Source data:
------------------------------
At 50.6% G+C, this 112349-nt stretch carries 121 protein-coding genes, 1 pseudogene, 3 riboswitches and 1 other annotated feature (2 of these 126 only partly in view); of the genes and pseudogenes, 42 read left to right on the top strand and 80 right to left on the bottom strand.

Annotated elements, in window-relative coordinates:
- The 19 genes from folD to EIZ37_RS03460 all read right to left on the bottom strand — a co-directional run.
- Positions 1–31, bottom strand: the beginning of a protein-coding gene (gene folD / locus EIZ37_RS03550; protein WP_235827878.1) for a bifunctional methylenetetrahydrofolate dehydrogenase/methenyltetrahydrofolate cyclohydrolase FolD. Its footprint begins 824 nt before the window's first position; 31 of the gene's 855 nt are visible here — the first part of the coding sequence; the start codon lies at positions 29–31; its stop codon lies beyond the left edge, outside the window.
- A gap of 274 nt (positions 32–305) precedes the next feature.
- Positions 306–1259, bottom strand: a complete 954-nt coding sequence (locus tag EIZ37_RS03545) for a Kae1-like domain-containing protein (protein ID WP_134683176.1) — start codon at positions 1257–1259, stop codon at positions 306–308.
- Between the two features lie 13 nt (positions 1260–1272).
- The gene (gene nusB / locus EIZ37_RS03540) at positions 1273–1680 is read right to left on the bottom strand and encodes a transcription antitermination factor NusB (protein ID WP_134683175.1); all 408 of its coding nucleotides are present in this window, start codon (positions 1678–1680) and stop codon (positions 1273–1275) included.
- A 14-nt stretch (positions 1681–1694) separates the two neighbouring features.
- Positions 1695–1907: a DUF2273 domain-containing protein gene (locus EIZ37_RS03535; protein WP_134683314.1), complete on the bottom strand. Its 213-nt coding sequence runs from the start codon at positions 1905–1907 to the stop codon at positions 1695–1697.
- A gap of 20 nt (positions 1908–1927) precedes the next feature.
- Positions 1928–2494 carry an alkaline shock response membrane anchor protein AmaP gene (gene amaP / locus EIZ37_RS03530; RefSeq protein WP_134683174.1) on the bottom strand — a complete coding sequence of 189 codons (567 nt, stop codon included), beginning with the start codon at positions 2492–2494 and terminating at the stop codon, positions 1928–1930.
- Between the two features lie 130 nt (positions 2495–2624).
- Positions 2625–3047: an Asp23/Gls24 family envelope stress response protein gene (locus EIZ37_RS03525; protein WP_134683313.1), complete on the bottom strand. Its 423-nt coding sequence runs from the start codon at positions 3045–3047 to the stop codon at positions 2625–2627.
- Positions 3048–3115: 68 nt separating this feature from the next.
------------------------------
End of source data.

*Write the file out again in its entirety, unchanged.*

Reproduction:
At 50.6% G+C, this 112349-nt stretch carries 121 protein-coding genes, 1 pseudogene, 3 riboswitches and 1 other annotated feature (2 of these 126 only partly in view); of the genes and pseudogenes, 42 read left to right on the top strand and 80 right to left on the bottom strand.

Annotated elements, in window-relative coordinates:
- The 19 genes from folD to EIZ37_RS03460 all read right to left on the bottom strand — a co-directional run.
- Positions 1–31, bottom strand: the beginning of a protein-coding gene (gene folD / locus EIZ37_RS03550; protein WP_235827878.1) for a bifunctional methylenetetrahydrofolate dehydrogenase/methenyltetrahydrofolate cyclohydrolase FolD. Its footprint begins 824 nt before the window's first position; 31 of the gene's 855 nt are visible here — the first part of the coding sequence; the start codon lies at positions 29–31; its stop codon lies beyond the left edge, outside the window.
- A gap of 274 nt (positions 32–305) precedes the next feature.
- Positions 306–1259, bottom strand: a complete 954-nt coding sequence (locus tag EIZ37_RS03545) for a Kae1-like domain-containing protein (protein ID WP_134683176.1) — start codon at positions 1257–1259, stop codon at positions 306–308.
- Between the two features lie 13 nt (positions 1260–1272).
- The gene (gene nusB / locus EIZ37_RS03540) at positions 1273–1680 is read right to left on the bottom strand and encodes a transcription antitermination factor NusB (protein ID WP_134683175.1); all 408 of its coding nucleotides are present in this window, start codon (positions 1678–1680) and stop codon (positions 1273–1275) included.
- A 14-nt stretch (positions 1681–1694) separates the two neighbouring features.
- Positions 1695–1907: a DUF2273 domain-containing protein gene (locus EIZ37_RS03535; protein WP_134683314.1), complete on the bottom strand. Its 213-nt coding sequence runs from the start codon at positions 1905–1907 to the stop codon at positions 1695–1697.
- A gap of 20 nt (positions 1908–1927) precedes the next feature.
- Positions 1928–2494 carry an alkaline shock response membrane anchor protein AmaP gene (gene amaP / locus EIZ37_RS03530; RefSeq protein WP_134683174.1) on the bottom strand — a complete coding sequence of 189 codons (567 nt, stop codon included), beginning with the start codon at positions 2492–2494 and terminating at the stop codon, positions 1928–1930.
- Between the two features lie 130 nt (positions 2495–2624).
- Positions 2625–3047: an Asp23/Gls24 family envelope stress response protein gene (locus EIZ37_RS03525; protein WP_134683313.1), complete on the bottom strand. Its 423-nt coding sequence runs from the start codon at positions 3045–3047 to the stop codon at positions 2625–2627.
- Positions 3048–3115: 68 nt separating this feature from the next.